The Third Secret of Fatima

A Cousin in Portugal

A Cousin in Portugal

   Catherine Patricia Obrien was an irish american history teacher at St Louis  University. Her nickname from childhood was Cap. In August 2016 she visited a cousin in Dublin. While Cap was visiting, the dublin cousin received notice that a great aunt had died in lisbon portugal. Cap and the cousin attended the funeral. After the wake, the family discussed what to do with the aunts papers and letters. In the chest were photos of family, many of the oldest they did not know. Letters to and from friends and relatives. And a large bundle of letters from Sister Mary Lucy of Jesus of the Immaculate Heart. Her aunt who had been a nun but illness had forced her to live outside the convent. One of the cousins knew that the aunt had had a connection with the apparition of Mary at a place called Fatima. Cap had never heard of Fatima. 

   It was decided that since the american cousin was actually the nearest relative most likely to read the letters, the papers should go to her. No one else was interested in them. Out of respect for the dead, someone had to wade through the papers. As the scholar of the group, the lot fell to her. She didn’t mind. Old papers held an allure for her. They belonged to a different realm. Old letters were doors to the past. Old letters were the pathway of historical understandings. Important issues sometimes hinged on a single letter.  Old letters embodied the spirit of patience. In a world where so much had to be done by deadline, old papers didn’t mind waiting another year or another decade.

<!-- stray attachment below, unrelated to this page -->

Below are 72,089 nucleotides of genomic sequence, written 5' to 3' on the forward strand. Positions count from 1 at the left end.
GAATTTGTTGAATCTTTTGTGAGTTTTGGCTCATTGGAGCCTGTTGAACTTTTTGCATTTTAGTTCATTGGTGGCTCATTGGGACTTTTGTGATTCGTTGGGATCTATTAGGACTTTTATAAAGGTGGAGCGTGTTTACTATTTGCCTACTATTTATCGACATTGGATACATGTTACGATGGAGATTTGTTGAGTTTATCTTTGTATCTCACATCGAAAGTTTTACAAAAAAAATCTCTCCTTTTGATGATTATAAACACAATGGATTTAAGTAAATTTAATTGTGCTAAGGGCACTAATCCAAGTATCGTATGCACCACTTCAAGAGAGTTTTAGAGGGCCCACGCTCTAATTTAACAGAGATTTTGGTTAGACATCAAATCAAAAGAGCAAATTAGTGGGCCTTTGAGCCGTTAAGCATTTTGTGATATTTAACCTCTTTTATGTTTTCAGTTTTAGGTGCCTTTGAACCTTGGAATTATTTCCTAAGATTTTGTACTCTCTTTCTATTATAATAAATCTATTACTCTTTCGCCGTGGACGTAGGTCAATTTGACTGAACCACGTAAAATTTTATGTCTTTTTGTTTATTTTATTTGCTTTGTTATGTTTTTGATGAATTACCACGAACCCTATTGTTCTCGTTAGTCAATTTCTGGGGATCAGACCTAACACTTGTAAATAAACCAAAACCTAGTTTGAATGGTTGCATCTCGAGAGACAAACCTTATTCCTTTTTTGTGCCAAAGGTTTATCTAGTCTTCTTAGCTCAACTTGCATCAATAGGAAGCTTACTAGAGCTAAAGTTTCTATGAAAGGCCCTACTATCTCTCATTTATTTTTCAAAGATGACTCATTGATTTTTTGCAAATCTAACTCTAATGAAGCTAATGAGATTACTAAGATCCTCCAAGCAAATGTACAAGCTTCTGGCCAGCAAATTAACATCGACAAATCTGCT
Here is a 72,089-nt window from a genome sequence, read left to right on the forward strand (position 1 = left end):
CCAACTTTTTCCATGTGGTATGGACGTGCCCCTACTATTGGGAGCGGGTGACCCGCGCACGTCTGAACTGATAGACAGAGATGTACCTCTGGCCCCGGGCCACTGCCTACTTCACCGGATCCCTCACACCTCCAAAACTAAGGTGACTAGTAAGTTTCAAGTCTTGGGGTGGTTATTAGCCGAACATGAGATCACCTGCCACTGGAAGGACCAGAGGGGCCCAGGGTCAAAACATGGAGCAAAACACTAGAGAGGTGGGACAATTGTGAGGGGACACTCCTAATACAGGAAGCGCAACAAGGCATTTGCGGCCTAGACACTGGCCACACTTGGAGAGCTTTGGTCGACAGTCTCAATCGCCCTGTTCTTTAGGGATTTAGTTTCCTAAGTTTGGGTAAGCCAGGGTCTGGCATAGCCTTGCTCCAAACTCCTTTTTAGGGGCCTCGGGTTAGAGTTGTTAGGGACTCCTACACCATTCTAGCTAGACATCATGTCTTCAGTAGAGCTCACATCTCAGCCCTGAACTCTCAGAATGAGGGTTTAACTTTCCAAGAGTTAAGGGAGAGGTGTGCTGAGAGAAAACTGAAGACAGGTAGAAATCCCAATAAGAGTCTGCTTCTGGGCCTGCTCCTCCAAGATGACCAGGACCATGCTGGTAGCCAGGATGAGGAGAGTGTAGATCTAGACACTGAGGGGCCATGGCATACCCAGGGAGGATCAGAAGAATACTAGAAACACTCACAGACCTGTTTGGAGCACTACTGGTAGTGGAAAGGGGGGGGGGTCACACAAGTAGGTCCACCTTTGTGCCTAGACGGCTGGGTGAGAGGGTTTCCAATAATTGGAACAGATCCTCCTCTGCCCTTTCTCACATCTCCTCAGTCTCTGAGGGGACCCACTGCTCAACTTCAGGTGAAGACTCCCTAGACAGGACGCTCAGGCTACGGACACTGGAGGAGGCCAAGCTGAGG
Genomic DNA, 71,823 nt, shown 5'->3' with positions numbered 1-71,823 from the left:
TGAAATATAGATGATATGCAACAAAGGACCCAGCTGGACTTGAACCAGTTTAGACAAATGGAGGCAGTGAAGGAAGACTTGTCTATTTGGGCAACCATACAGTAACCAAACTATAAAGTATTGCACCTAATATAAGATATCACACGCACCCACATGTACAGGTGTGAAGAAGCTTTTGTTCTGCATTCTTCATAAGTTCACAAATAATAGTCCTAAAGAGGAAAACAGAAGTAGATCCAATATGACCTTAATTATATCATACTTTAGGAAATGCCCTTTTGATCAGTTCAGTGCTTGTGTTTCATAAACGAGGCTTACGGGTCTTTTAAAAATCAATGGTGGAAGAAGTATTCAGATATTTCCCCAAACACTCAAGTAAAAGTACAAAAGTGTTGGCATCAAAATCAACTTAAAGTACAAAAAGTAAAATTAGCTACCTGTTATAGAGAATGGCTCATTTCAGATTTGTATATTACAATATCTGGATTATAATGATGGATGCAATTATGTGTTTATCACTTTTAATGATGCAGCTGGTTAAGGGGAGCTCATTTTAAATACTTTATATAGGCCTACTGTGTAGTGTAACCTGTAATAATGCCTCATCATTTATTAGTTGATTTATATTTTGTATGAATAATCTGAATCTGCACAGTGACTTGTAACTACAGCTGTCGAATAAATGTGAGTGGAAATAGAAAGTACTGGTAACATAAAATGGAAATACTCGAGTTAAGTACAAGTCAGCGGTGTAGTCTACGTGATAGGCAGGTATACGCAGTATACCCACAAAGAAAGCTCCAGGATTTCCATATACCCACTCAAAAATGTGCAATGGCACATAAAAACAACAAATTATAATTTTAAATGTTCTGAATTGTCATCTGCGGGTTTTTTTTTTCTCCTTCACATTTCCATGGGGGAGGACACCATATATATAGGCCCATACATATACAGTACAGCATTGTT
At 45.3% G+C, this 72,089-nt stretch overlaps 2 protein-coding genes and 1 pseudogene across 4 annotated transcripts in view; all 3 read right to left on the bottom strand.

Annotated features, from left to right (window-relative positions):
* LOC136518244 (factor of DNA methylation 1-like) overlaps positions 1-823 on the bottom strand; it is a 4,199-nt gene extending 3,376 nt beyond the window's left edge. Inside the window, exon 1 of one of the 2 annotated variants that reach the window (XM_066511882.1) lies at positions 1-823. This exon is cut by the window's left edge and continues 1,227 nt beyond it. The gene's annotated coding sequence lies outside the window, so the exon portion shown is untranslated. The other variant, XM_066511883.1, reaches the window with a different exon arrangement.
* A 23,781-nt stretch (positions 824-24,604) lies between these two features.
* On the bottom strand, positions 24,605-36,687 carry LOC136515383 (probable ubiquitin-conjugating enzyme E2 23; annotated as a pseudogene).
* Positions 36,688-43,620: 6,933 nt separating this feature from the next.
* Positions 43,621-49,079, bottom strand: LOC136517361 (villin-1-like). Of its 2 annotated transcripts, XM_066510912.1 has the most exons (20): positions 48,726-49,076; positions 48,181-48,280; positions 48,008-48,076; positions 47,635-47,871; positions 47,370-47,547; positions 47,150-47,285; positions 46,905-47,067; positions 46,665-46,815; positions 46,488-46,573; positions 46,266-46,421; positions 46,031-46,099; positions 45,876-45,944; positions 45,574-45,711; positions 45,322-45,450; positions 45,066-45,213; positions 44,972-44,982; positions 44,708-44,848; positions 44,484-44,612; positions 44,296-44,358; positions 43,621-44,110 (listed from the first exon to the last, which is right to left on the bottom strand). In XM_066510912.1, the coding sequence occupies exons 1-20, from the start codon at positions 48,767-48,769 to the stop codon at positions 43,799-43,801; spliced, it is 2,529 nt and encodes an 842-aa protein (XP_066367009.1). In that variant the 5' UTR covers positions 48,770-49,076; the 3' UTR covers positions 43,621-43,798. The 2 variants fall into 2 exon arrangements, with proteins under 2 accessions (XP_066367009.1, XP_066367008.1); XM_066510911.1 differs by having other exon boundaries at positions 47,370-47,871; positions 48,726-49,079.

The rest of the family were urban professionals who like just about everybody else in europe had left the faith behind. It was still practiced in the countryside but the old churches in the cities were mostly empty, Relics of a departed era.

   Back in Dublin, she took a walking tour of the city. She came across a picturesque little bookstore. Being a scholar, she loved the smell of old books. They had a perfume which spoke of the dignity and romance of learning. The nobility of the mind. While browsing its aisles, she turned a corner and at the edge of her vision a book called to her. For a moment, it seemed like the title glowed and then withdrew. She excused her excited dancing imagination. On a second trip down the aisle, she saw it again. The title stood out clearly. The letters spelled Fatima. She remembered the name. She purchased it a price which indicated that it was not much sought after. But it had a sturdy leather binding and yellow pages.  On the inside flap, were written kind words of endearment from a giver to a recipient. It had been a gift of lover. Both parties were probably long departed. It was a good beginning.

    On the flight back, Cap had a chance to reflect on her family history. She looked out her window at the crimson edge of the receding western coast of Ireland. It was easy to think of it as a tapestry with all of the history of centuries written upon. So many pages that could be turned back in time. 

   In the early 1800‘s, one John Obrien had met a dark haired Portuguese beauty named Maria Iago and married her. She and her father had left Portugal to escape the turmoil of one of Portugal’s revolutionary episodes. A number of jews were prominent in the anti monarchist movement. In the aftermath, Portugal had become unpleasant place for her father. He had lost property and was happy not to have lost his life. He wanted to get as far away from the trouble as reasonably possible. He sailed for Ireland and for the nearest port, which was Cork.